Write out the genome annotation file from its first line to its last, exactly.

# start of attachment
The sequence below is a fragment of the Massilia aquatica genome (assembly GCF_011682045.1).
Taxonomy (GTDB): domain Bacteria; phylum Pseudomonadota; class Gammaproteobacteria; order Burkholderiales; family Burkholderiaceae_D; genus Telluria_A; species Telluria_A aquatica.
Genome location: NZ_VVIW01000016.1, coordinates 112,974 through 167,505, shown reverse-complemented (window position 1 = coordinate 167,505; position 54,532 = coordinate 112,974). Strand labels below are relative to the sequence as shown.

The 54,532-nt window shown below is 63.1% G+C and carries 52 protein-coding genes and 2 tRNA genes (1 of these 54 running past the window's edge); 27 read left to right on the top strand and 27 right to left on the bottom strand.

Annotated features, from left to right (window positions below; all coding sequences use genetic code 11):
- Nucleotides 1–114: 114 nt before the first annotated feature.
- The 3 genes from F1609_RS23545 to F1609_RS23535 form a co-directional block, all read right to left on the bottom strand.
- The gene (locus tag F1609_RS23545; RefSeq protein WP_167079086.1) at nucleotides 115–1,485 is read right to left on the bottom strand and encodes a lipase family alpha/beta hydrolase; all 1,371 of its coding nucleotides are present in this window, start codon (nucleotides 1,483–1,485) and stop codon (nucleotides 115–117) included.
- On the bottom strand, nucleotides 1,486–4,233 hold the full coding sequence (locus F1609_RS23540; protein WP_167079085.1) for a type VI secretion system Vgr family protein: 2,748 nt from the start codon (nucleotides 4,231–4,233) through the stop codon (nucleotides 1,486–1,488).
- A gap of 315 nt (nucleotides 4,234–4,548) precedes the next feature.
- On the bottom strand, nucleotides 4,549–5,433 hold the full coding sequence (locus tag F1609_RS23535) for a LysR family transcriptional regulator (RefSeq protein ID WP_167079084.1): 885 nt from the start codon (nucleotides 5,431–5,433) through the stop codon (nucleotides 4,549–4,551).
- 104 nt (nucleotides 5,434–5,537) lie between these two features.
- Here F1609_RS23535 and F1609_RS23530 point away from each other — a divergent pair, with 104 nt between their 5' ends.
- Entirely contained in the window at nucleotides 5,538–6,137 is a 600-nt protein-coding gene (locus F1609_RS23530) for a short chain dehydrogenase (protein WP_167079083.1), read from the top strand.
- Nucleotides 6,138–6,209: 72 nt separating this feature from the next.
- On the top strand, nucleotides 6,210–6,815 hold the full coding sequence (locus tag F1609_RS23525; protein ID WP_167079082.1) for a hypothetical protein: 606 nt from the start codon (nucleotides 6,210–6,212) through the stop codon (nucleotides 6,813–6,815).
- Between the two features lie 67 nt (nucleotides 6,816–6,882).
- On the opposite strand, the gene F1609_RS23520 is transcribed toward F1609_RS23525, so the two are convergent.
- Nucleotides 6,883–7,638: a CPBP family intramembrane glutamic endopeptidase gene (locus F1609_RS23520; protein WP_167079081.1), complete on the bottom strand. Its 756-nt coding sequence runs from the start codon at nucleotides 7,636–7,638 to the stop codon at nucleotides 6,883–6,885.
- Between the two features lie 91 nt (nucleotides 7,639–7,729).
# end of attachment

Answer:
The sequence below is a fragment of the Massilia aquatica genome (assembly GCF_011682045.1).
Taxonomy (GTDB): domain Bacteria; phylum Pseudomonadota; class Gammaproteobacteria; order Burkholderiales; family Burkholderiaceae_D; genus Telluria_A; species Telluria_A aquatica.
Genome location: NZ_VVIW01000016.1, coordinates 112,974 through 167,505, shown reverse-complemented (window position 1 = coordinate 167,505; position 54,532 = coordinate 112,974). Strand labels below are relative to the sequence as shown.

The 54,532-nt window shown below is 63.1% G+C and carries 52 protein-coding genes and 2 tRNA genes (1 of these 54 running past the window's edge); 27 read left to right on the top strand and 27 right to left on the bottom strand.

Annotated features, from left to right (window positions below; all coding sequences use genetic code 11):
- Nucleotides 1–114: 114 nt before the first annotated feature.
- The 3 genes from F1609_RS23545 to F1609_RS23535 form a co-directional block, all read right to left on the bottom strand.
- The gene (locus tag F1609_RS23545; RefSeq protein WP_167079086.1) at nucleotides 115–1,485 is read right to left on the bottom strand and encodes a lipase family alpha/beta hydrolase; all 1,371 of its coding nucleotides are present in this window, start codon (nucleotides 1,483–1,485) and stop codon (nucleotides 115–117) included.
- On the bottom strand, nucleotides 1,486–4,233 hold the full coding sequence (locus F1609_RS23540; protein WP_167079085.1) for a type VI secretion system Vgr family protein: 2,748 nt from the start codon (nucleotides 4,231–4,233) through the stop codon (nucleotides 1,486–1,488).
- A gap of 315 nt (nucleotides 4,234–4,548) precedes the next feature.
- On the bottom strand, nucleotides 4,549–5,433 hold the full coding sequence (locus tag F1609_RS23535) for a LysR family transcriptional regulator (RefSeq protein ID WP_167079084.1): 885 nt from the start codon (nucleotides 5,431–5,433) through the stop codon (nucleotides 4,549–4,551).
- 104 nt (nucleotides 5,434–5,537) lie between these two features.
- Here F1609_RS23535 and F1609_RS23530 point away from each other — a divergent pair, with 104 nt between their 5' ends.
- Entirely contained in the window at nucleotides 5,538–6,137 is a 600-nt protein-coding gene (locus F1609_RS23530) for a short chain dehydrogenase (protein WP_167079083.1), read from the top strand.
- Nucleotides 6,138–6,209: 72 nt separating this feature from the next.
- On the top strand, nucleotides 6,210–6,815 hold the full coding sequence (locus tag F1609_RS23525; protein ID WP_167079082.1) for a hypothetical protein: 606 nt from the start codon (nucleotides 6,210–6,212) through the stop codon (nucleotides 6,813–6,815).
- Between the two features lie 67 nt (nucleotides 6,816–6,882).
- On the opposite strand, the gene F1609_RS23520 is transcribed toward F1609_RS23525, so the two are convergent.
- Nucleotides 6,883–7,638: a CPBP family intramembrane glutamic endopeptidase gene (locus F1609_RS23520; protein WP_167079081.1), complete on the bottom strand. Its 756-nt coding sequence runs from the start codon at nucleotides 7,636–7,638 to the stop codon at nucleotides 6,883–6,885.
- Between the two features lie 91 nt (nucleotides 7,639–7,729).